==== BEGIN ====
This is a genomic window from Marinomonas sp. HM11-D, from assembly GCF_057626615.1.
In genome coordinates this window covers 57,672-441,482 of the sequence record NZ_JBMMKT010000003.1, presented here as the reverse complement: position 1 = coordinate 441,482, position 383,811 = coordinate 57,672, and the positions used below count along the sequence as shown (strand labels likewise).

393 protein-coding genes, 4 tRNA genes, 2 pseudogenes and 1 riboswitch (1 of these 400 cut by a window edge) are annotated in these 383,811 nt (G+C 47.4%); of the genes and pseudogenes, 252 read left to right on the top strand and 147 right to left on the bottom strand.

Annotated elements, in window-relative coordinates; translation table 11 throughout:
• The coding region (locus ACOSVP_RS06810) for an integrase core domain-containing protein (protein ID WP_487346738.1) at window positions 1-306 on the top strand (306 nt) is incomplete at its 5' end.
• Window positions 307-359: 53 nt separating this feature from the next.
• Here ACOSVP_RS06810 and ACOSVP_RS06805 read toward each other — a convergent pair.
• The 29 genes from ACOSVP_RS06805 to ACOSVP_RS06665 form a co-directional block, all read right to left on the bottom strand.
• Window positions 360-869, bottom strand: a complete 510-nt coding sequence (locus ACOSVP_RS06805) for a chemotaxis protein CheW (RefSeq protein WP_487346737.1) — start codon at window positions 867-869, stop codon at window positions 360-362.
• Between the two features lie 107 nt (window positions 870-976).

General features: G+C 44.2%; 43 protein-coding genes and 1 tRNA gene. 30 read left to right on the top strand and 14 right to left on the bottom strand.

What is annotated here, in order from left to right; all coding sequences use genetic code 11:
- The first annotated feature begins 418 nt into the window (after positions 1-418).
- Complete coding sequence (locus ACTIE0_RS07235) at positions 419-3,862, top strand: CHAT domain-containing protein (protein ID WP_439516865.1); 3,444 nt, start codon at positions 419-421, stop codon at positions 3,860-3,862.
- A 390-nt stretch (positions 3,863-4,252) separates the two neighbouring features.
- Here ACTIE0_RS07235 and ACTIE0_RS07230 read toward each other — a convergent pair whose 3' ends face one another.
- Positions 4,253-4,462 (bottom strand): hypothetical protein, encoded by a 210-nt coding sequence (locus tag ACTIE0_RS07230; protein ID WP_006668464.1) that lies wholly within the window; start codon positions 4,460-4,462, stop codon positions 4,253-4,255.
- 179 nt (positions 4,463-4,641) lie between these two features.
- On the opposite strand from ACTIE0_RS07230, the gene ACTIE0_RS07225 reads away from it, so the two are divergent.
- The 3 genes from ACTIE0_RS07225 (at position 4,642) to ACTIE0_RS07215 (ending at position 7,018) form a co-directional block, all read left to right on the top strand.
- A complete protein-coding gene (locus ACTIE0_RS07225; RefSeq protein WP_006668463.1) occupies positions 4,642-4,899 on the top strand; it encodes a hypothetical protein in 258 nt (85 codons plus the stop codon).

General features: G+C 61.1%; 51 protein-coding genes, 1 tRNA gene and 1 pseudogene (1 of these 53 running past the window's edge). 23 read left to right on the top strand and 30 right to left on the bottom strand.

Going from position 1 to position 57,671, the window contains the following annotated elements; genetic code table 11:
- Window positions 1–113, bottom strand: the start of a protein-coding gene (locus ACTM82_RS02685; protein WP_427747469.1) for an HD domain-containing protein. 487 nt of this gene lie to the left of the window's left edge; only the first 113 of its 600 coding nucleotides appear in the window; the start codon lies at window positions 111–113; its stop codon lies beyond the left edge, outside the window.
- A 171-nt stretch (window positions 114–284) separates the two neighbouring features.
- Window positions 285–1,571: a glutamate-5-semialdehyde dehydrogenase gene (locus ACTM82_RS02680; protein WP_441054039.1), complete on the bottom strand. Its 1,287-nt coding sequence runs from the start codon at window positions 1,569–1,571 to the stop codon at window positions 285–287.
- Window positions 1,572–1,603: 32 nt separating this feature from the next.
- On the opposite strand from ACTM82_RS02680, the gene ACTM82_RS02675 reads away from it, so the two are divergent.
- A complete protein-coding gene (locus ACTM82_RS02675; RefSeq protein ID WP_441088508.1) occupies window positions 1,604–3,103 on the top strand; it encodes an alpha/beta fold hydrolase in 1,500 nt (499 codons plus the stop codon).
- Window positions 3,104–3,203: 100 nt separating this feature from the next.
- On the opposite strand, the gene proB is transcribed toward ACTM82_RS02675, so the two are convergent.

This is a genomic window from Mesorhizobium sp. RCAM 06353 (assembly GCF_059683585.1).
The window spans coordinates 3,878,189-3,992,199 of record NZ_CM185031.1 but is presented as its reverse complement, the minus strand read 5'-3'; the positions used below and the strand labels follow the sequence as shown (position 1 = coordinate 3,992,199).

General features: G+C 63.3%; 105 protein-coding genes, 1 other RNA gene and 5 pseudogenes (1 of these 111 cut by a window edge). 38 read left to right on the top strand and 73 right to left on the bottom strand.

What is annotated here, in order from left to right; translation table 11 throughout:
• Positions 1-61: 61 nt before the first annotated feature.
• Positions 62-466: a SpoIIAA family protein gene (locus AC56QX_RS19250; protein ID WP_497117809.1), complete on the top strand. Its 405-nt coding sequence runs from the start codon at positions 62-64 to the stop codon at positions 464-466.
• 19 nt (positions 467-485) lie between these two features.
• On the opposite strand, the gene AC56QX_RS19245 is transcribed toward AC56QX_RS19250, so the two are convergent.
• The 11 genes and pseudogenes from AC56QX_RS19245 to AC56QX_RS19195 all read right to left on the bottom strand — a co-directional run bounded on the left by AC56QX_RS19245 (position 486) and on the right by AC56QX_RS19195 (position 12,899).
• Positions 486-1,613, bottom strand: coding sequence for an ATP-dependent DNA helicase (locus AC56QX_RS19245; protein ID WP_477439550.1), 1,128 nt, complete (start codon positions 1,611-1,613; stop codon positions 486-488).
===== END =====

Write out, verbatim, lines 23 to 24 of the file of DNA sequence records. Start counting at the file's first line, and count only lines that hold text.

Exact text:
Going from position 1 to position 57,671, the window contains the following annotated elements; genetic code table 11:
- Window positions 1–113, bottom strand: the start of a protein-coding gene (locus ACTM82_RS02685; protein WP_427747469.1) for an HD domain-containing protein. 487 nt of this gene lie to the left of the window's left edge; only the first 113 of its 600 coding nucleotides appear in the window; the start codon lies at window positions 111–113; its stop codon lies beyond the left edge, outside the window.